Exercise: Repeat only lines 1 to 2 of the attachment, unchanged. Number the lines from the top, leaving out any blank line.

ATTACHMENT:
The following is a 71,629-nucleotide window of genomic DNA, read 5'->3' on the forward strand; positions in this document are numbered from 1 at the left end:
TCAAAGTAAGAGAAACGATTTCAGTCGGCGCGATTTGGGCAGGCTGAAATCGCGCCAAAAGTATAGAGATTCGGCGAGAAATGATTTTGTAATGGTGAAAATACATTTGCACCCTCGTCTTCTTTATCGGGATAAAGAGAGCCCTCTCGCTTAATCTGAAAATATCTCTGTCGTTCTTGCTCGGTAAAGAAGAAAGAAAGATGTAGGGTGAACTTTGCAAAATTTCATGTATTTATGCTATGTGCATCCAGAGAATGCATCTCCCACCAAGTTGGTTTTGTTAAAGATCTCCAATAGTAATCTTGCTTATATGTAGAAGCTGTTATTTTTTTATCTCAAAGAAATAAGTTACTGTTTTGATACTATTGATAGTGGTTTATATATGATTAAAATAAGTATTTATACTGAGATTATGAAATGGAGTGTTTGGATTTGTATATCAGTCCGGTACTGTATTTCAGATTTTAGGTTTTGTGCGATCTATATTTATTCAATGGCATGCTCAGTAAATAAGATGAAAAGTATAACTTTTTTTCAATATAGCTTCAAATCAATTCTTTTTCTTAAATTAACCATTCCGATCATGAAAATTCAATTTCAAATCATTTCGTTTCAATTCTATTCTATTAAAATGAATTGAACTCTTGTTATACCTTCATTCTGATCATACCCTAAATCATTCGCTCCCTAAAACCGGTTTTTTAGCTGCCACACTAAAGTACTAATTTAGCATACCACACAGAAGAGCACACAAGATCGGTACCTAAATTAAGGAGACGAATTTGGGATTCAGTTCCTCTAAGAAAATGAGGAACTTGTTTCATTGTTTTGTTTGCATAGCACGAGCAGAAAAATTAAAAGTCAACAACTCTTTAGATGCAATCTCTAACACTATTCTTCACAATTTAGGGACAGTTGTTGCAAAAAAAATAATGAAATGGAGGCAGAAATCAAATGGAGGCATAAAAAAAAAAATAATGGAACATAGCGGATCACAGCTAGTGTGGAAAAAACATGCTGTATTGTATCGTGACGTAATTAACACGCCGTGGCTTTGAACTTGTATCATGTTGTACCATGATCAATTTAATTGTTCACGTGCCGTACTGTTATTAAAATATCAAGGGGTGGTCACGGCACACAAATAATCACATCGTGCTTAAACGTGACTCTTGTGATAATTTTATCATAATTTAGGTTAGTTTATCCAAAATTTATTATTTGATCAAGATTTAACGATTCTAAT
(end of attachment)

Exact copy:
The following is a 71,629-nucleotide window of genomic DNA, read 5'->3' on the forward strand; positions in this document are numbered from 1 at the left end:
TCAAAGTAAGAGAAACGATTTCAGTCGGCGCGATTTGGGCAGGCTGAAATCGCGCCAAAAGTATAGAGATTCGGCGAGAAATGATTTTGTAATGGTGAAAATACATTTGCACCCTCGTCTTCTTTATCGGGATAAAGAGAGCCCTCTCGCTTAATCTGAAAATATCTCTGTCGTTCTTGCTCGGTAAAGAAGAAAGAAAGATGTAGGGTGAACTTTGCAAAATTTCATGTATTTATGCTATGTGCATCCAGAGAATGCATCTCCCACCAAGTTGGTTTTGTTAAAGATCTCCAATAGTAATCTTGCTTATATGTAGAAGCTGTTATTTTTTTATCTCAAAGAAATAAGTTACTGTTTTGATACTATTGATAGTGGTTTATATATGATTAAAATAAGTATTTATACTGAGATTATGAAATGGAGTGTTTGGATTTGTATATCAGTCCGGTACTGTATTTCAGATTTTAGGTTTTGTGCGATCTATATTTATTCAATGGCATGCTCAGTAAATAAGATGAAAAGTATAACTTTTTTTCAATATAGCTTCAAATCAATTCTTTTTCTTAAATTAACCATTCCGATCATGAAAATTCAATTTCAAATCATTTCGTTTCAATTCTATTCTATTAAAATGAATTGAACTCTTGTTATACCTTCATTCTGATCATACCCTAAATCATTCGCTCCCTAAAACCGGTTTTTTAGCTGCCACACTAAAGTACTAATTTAGCATACCACACAGAAGAGCACACAAGATCGGTACCTAAATTAAGGAGACGAATTTGGGATTCAGTTCCTCTAAGAAAATGAGGAACTTGTTTCATTGTTTTGTTTGCATAGCACGAGCAGAAAAATTAAAAGTCAACAACTCTTTAGATGCAATCTCTAACACTATTCTTCACAATTTAGGGACAGTTGTTGCAAAAAAAATAATGAAATGGAGGCAGAAATCAAATGGAGGCATAAAAAAAAAAATAATGGAACATAGCGGATCACAGCTAGTGTGGAAAAAACATGCTGTATTGTATCGTGACGTAATTAACACGCCGTGGCTTTGAACTTGTATCATGTTGTACCATGATCAATTTAATTGTTCACGTGCCGTACTGTTATTAAAATATCAAGGGGTGGTCACGGCACACAAATAATCACATCGTGCTTAAACGTGACTCTTGTGATAATTTTATCATAATTTAGGTTAGTTTATCCAAAATTTATTATTTGATCAAGATTTAACGATTCTAAT